Bonded concrete overlays are frequently used as a repair method. Three special issues are connected to bonded overlays: (i) bond between substrate concrete and overlay, (ii) stresses due to differential shrinkage, and (iii) durability of the repaired structure. Good bond has an uppermost importance for obtaining monolithic behaviour and, consequently, maintaining the strength and stiffness of the original structure. A good bond also prevents salt and contaminated water to flow through the interface having access to both the substrate and the overlay. Absence of micro cracking, absence of laitance layer, cleanliness, compaction, and curing are the main factors affecting bond. Numerous filed tests show that these factors are more important than other factors, e.g., surface roughness, surface preparation, traffic vibrations, stress state, and environmental conditions. However, there are still questions on how some of these factors affect the bond and on the understanding of the phenomena behind. Differential shrinkage, i.e., shrinkage difference between the new-cast concrete overlay and the previously shrunk concrete substrate leads theoretically to the development of shrinkage stresses of such a magnitude that the overlay would crack. Field and laboratory tests show, however, that this cracking must not be inevitable. Two beneficial and crack-reducing factors are restraint less than complete and concrete creep. Numerous investigators have tried to develop models for determination of the stresses, but the “final” theory accepted by the entire concrete society is still missing. The durability of the repaired concrete structure is dependent on the durability of the substrate concrete, the durability of the overlay, and the durability of the bond. The two first aspects have been investigated thoroughly during the latest decades. Here, the focus is on the third aspect, i.e., the bond development. Whereas Swedish investigations show an increased bond with time, some North American studies show the opposite. These differences are analysed in the paper.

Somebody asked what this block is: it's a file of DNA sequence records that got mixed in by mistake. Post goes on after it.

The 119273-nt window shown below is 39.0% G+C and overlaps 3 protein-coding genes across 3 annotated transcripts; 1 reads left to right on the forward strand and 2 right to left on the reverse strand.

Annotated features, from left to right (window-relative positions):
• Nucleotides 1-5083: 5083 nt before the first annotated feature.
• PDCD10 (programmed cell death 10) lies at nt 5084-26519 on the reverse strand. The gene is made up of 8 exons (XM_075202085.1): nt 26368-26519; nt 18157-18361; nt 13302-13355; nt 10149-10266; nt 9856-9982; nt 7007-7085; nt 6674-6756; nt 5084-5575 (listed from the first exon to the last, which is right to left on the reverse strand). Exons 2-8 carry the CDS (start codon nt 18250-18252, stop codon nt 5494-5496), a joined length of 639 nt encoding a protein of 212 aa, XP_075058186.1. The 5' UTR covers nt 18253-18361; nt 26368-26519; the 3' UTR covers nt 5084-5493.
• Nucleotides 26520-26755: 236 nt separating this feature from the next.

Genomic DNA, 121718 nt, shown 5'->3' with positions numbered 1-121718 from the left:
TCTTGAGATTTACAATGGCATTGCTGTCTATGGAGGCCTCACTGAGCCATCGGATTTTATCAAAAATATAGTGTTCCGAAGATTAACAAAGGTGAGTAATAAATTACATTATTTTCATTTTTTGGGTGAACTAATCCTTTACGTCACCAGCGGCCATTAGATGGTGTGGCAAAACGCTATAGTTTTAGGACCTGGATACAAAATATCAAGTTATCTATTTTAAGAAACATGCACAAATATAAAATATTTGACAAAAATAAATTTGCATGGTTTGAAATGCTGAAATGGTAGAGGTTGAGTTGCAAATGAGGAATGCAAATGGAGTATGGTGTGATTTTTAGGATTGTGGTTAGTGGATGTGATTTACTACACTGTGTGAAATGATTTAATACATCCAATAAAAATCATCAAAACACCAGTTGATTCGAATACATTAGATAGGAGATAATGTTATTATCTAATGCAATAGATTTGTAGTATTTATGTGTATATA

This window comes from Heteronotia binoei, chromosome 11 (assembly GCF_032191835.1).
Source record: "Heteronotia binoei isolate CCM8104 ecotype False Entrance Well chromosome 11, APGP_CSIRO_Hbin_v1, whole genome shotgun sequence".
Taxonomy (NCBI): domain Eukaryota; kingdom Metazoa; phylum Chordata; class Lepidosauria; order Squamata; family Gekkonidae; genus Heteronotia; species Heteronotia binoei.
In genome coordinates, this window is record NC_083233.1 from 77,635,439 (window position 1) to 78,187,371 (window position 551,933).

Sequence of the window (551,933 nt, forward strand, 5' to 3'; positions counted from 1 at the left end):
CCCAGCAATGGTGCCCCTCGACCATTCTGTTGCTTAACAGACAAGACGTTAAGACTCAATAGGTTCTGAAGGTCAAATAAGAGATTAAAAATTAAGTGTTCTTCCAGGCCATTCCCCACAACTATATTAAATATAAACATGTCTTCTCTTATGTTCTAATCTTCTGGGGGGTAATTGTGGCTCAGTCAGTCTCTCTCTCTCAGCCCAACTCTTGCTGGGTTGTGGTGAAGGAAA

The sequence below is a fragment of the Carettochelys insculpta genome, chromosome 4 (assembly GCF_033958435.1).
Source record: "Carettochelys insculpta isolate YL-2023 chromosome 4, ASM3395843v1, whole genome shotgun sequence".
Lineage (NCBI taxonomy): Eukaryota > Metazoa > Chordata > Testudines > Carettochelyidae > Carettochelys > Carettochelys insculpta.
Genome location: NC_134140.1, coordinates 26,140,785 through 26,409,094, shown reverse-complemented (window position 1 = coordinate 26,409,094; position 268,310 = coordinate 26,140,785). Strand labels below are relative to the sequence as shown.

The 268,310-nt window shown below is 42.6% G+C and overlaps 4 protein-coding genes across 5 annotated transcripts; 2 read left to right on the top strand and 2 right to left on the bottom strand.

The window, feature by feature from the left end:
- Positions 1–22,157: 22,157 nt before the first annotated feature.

2006. 193-206 p.
2nd International RILEM Symposium on Advances in Concrete through Science and Engineering, Sept. 11-16, Quebec City, Canada